By Sarah N. Lynch
WASHINGTON (Reuters) - An Arkansas man who famously was photographed putting his feet up on a desk inside then-U.S. House Speaker Nancy Pelosi's office during the Jan. 6, 2021 attack on the Capitol was convicted on eight counts by a Washington jury on Monday, the Justice Department said.
The guilty verdict against Richard "Bigo" Barnett came just a few days after he took the stand in his own defense - a risky move that has sometimes backfired for other defendants charged in connection with the Capitol riot.
Barnett, 62, of Gravette, Ark., was among one of the earliest people to be arrested after supporters of former President Donald Trump stormed the Capitol in a failed bid to block Congress from certifying Joe Biden's election victory.
A photo of him with his feet propped up on a desk in Pelosi's office went viral in the days following the attack.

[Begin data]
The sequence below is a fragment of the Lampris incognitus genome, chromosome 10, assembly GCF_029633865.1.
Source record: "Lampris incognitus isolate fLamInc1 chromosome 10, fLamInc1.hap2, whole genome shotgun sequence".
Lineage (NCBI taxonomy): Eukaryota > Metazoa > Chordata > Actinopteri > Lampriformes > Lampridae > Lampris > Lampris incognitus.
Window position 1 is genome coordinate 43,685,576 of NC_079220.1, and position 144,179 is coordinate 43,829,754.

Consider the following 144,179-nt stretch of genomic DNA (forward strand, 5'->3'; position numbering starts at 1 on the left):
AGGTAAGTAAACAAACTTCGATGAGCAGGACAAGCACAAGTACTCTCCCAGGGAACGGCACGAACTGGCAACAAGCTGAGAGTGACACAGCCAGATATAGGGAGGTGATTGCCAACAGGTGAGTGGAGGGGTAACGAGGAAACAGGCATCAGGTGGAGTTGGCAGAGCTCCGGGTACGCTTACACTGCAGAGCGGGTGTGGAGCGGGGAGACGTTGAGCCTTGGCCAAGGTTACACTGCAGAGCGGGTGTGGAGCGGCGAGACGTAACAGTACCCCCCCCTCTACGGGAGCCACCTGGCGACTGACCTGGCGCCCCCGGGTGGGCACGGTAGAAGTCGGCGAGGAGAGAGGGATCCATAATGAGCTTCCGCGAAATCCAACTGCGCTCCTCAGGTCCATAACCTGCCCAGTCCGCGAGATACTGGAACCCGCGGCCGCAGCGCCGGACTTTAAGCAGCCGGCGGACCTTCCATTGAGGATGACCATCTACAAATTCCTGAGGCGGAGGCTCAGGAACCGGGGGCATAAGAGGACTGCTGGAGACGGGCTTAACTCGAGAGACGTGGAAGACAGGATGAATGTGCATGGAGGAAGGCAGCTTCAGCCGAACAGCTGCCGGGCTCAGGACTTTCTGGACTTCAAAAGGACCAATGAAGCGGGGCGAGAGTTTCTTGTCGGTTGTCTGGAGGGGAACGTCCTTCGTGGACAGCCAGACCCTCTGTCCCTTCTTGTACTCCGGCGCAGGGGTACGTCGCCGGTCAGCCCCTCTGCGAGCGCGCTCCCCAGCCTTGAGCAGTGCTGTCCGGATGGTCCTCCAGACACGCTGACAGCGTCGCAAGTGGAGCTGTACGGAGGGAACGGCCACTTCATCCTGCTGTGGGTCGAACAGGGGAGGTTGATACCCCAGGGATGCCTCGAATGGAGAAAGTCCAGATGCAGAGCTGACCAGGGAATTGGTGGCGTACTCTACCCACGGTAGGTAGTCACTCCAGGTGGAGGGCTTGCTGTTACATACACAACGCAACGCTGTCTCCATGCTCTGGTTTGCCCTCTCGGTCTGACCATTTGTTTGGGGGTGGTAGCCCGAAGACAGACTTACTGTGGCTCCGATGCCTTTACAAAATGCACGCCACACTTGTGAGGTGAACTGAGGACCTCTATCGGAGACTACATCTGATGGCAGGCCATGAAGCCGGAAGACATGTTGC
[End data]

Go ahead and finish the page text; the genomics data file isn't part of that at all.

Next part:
In a media interview after the attack, he was quoted as saying: "I put a quarter on her desk even though she ain’t fucking worth it. And I left her a note on her desk that says 'Nancy, Bigo was here, you Bitch.'"
He also took an envelope from the desk that was addressed to another member of Congress and digitally signed by Pelosi.
The jury convicted Barnett of eight crimes, including theft of government property and obstructing an official proceeding. Obstruction of an official proceeding can carry up to 20 years in prison.
In his testimony, Barnett acknowledged he behaved badly, but insisted he did not understand that Congress was certifying the electoral votes, and he claimed he did not realize he was in a restricted area, the Wall Street Journal reported.
In explaining the famous photograph, he told the jury: “That’s how I sit at my desk at home,” the newspaper reported.
Barnett, speaking outside the courthouse following the verdict, told reporters he did not get a fair trial because he did not have a jury of his "peers," according to video of his remarks from CBS News.
Asked what he meant by that, Barnett's lawyer said his client did not have a jury comprised of "people from Arkansas... or a jury that has a political composition of anything that's like the rest of the United States."
(Reporting by Sarah N. Lynch; additional reporting by Susan Heavey; Editing by Bill Berkrot)